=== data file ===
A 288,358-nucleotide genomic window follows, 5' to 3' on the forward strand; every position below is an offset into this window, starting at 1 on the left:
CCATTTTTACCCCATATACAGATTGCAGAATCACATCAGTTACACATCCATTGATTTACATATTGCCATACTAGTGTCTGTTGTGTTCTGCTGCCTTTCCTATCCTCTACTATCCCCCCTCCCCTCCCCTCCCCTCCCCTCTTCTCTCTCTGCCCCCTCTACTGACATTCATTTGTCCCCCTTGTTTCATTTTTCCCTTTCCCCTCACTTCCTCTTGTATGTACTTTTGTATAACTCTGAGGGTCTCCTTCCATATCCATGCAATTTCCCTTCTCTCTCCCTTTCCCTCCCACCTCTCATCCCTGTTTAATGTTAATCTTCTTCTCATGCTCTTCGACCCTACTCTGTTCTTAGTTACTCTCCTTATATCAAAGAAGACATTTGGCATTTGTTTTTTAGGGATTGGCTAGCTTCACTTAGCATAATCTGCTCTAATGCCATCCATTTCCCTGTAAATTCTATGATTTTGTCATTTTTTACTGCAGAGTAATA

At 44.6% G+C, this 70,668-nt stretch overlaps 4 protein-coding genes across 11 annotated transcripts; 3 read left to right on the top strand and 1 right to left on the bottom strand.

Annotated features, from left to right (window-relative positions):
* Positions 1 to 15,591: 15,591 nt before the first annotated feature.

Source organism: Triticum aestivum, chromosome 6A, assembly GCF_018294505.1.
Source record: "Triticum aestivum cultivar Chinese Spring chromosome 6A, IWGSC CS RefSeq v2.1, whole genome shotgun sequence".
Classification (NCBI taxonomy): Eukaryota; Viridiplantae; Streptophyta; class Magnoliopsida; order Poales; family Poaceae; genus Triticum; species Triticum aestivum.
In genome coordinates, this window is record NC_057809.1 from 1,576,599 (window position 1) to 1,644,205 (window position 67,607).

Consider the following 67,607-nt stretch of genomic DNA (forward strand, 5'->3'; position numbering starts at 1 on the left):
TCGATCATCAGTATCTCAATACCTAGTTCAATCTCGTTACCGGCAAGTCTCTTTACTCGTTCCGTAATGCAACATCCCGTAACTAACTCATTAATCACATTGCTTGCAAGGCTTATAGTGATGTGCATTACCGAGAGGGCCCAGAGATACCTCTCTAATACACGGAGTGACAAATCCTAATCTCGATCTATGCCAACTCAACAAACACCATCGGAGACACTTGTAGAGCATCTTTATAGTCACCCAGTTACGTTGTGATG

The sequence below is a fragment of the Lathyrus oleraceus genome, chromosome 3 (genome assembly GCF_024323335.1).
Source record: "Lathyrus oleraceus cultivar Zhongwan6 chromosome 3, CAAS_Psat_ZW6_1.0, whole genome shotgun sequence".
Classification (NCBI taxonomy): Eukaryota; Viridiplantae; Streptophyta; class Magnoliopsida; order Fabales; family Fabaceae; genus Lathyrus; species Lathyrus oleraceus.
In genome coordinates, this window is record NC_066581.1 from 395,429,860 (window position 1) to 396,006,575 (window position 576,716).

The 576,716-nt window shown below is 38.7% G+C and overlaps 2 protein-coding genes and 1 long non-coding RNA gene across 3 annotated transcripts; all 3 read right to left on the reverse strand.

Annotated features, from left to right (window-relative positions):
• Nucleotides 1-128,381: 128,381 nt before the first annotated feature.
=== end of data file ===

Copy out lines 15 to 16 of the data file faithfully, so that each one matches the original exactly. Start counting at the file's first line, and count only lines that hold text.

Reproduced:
In genome coordinates, this window is record NC_066581.1 from 395,429,860 (window position 1) to 396,006,575 (window position 576,716).

The 576,716-nt window shown below is 38.7% G+C and overlaps 2 protein-coding genes and 1 long non-coding RNA gene across 3 annotated transcripts; all 3 read right to left on the reverse strand.